AMSTERDAM — The parochial world of Dutch elections is not often seen as a hotbed of foreign intrigue. But in recent months, an unexpected worry has emerged: the influence of American money.
The country’s fast-rising far-right leader, Geert Wilders, is getting help from American conservatives attracted to his anti-European Union and anti-Islam views. David Horowitz, an American right-wing activist, has contributed roughly $150,000 to Mr. Wilders’s Party for Freedom over two years — of which nearly $120,000 came in 2015, making it the largest individual contribution in the Dutch political system that year, according to recently released records.
By American standards, the amount is a pittance. But to some Dutch, who are already fearful of possible Russian meddling in the election, the American involvement is an assault on national sovereignty.
“It’s foreign interference in our democracy,” said Ronald van Raak, a senior member of Parliament in the opposition Socialist party, who has co-sponsored legislation to ban foreign donations. “We would not have thought that people from other countries would have been interested in our politics,” he said. “Maybe we underestimated ourselves.”
The Dutch parliamentary elections on March 15 are the kickoff for a pivotal political year in Europe. Other elections loom in France, Germany and possibly Italy. With the viability of the European Union at stake, anxieties are rising about foreign interference, with European intelligence agencies warning that Russia is working to help far-right parties through hacking and disinformation campaigns.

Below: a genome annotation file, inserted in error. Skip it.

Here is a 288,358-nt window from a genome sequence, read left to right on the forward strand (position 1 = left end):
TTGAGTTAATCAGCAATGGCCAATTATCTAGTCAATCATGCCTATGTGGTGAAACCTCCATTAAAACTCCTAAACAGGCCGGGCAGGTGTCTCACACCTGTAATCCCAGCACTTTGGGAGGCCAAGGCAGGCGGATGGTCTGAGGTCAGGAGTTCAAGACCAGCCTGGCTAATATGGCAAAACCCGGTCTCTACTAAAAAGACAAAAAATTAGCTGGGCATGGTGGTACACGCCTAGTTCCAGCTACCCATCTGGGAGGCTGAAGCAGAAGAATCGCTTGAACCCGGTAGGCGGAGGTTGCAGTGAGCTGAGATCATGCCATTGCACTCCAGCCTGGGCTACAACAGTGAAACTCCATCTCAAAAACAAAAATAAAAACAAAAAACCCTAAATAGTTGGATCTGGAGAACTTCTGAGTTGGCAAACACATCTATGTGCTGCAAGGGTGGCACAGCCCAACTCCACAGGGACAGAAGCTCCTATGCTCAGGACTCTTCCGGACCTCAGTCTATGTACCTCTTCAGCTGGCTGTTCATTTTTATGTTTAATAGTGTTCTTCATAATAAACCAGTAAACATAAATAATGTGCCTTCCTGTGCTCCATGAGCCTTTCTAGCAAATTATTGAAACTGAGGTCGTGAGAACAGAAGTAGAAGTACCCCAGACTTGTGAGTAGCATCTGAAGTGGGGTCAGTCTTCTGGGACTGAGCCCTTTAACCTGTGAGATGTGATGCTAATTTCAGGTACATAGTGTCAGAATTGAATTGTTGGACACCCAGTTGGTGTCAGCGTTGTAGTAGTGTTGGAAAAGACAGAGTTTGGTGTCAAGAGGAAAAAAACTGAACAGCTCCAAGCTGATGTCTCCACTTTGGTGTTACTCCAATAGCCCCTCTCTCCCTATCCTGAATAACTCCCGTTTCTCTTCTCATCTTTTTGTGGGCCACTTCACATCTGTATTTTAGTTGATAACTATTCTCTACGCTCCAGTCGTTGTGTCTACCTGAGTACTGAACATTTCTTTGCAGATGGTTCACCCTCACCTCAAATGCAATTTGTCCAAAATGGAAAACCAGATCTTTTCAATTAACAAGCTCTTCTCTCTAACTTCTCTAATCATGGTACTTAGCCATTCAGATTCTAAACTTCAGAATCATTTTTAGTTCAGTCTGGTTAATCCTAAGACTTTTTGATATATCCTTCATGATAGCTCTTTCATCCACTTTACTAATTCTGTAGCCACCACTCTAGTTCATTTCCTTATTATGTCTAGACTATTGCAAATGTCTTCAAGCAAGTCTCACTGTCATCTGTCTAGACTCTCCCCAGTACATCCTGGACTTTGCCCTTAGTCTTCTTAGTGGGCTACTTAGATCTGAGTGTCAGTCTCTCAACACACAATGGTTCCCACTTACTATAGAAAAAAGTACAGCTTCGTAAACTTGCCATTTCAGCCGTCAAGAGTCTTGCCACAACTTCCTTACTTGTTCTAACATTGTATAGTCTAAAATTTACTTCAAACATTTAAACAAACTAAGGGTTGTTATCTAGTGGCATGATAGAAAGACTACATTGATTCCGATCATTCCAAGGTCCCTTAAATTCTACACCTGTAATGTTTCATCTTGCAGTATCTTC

But sympathy for Europe’s far right is also coming from Americans who share similar views and are willing to contribute money to help the cause. Measuring this outside support is difficult, though, because many European countries have leaky, opaque accountability systems on campaign finance.
France, Germany and the Netherlands have only published campaign finance data from as recently as 2014 or 2015. And only the Netherlands will update that information with more disclosures before Election Day. New campaign finance data is expected to be released on Wednesday.
Though Europe is generally known for its public financing of elections, parties are increasingly seeking outside donations, especially since regulatory loopholes abound. In Germany, the far-right Alternative for Germany sold gold bars and coins in a strategy to inflate its revenue and, through a quirk of the rules, increase its access to public funds, until the practice was banned by Parliament. German parties have also sought to divert public funds provided to parliamentary caucuses.
“It’s illegal but basically done everywhere” in Germany, said Christoph Möllers, a professor of public law and legal philosophy at Humboldt University of Berlin.
While France bars contributions from businesses, loans are allowed. A Russian bank made headlines in recent years after lending millions of euros to the far-right National Front party of Marine Le Pen. After that bank failed last year, the party complained that it had been shunned by French banks and declared itself in the market for a new lender.
If nothing else, European far-right parties are gaining newly emboldened allies.
“I expect the Trump administration to be more open to these parties than Obama, certainly,” said Representative Steve King, an Iowa Republican who is an ally both of President Trump and the European far right, having met with various party leaders during a recent European trip.
The State Department, in a statement, declined “to comment on political parties in foreign elections.”
Mr. Horowitz, who has long sounded alarms on Muslim immigration, first rallied to Mr. Wilders’s side after the Dutch politician was put on trial in 2010 for inciting hatred against Muslims with a film he made that attacked the Quran; he was acquitted the next year. Mr. Wilders was more recently found guilty of incitement after leading an anti-Moroccan chant at a rally, though he avoided a fine.
“I think he’s the Paul Revere of Europe,” Mr. Horowitz said in an interview. “Geert Wilders is a hero, and I think he’s a hero of the most important battle of our times, the battle to defend free speech,” he added, calling the situation in Europe a “nightmare…”
(Cont) The New York Times